Legal professional Scott Haworth possesses significant experience in national litigation and represents clients such as cosmetics manufacturers, medical device producers, and telecommunication firms. Published in many legal journals, Scott Haworth wrote “Stopped Before They Start–Dismissing the No-Injury Class Action” for the December 2010 edition of For the Defense.
No injury class action lawsuits involve many of the same elements as traditional class action suits. Generally a federal matter, they must feature a large enough number of plaintiffs that it would become impractical for all of them to try the case individually. The plaintiffs must share similar legal and factual issues, while the attorney chosen to defend their case must represent the class as a whole. Though most class action suits require some form of injury, no injury suits attempt to eliminate the injury-in-fact aspect of these cases.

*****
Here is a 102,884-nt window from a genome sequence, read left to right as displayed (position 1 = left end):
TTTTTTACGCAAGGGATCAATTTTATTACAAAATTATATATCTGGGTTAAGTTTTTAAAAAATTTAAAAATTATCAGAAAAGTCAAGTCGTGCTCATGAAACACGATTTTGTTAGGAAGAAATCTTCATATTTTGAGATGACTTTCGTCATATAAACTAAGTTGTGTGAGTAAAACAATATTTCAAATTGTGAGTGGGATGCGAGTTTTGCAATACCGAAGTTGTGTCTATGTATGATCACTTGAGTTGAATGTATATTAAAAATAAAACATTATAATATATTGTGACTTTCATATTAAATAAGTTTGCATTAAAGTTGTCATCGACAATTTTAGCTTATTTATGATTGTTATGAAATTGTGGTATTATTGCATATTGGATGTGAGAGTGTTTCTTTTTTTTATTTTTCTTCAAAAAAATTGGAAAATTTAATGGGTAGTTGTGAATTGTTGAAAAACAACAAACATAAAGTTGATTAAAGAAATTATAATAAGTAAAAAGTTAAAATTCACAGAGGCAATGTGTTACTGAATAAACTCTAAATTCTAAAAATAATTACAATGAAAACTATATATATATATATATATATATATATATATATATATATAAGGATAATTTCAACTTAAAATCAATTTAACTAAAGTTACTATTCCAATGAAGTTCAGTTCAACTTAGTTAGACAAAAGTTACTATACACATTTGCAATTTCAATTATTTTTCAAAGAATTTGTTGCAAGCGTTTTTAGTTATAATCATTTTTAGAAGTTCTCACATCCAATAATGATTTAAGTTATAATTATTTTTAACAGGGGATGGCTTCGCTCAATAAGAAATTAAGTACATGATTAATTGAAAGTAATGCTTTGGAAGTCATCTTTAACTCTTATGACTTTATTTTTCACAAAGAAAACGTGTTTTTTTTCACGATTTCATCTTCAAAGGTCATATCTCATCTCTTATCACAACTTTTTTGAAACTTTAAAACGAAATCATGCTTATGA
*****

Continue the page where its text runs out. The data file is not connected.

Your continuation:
In April 2013, the United States Supreme Court issued a decision regarding these claims based on the case Whirlpool Corp. v. Glazer. Commencing in the Sixth Circuit, the suit involved Ohio purchasers of Whirlpool washing machines who claimed breach of warranty, negligent design, and negligent failure to warn, and they sought class certification. The initial court approved, and Whirlpool filed a petition for certiorari with the Supreme Court, arguing that the class would be overly broad and violate Federal Rules of Civil Procedure because most of the plaintiffs were not injured. The justices agreed with Whirlpool Corporation, vacated the Sixth Circuit’s decision, and remanded it to the lower court.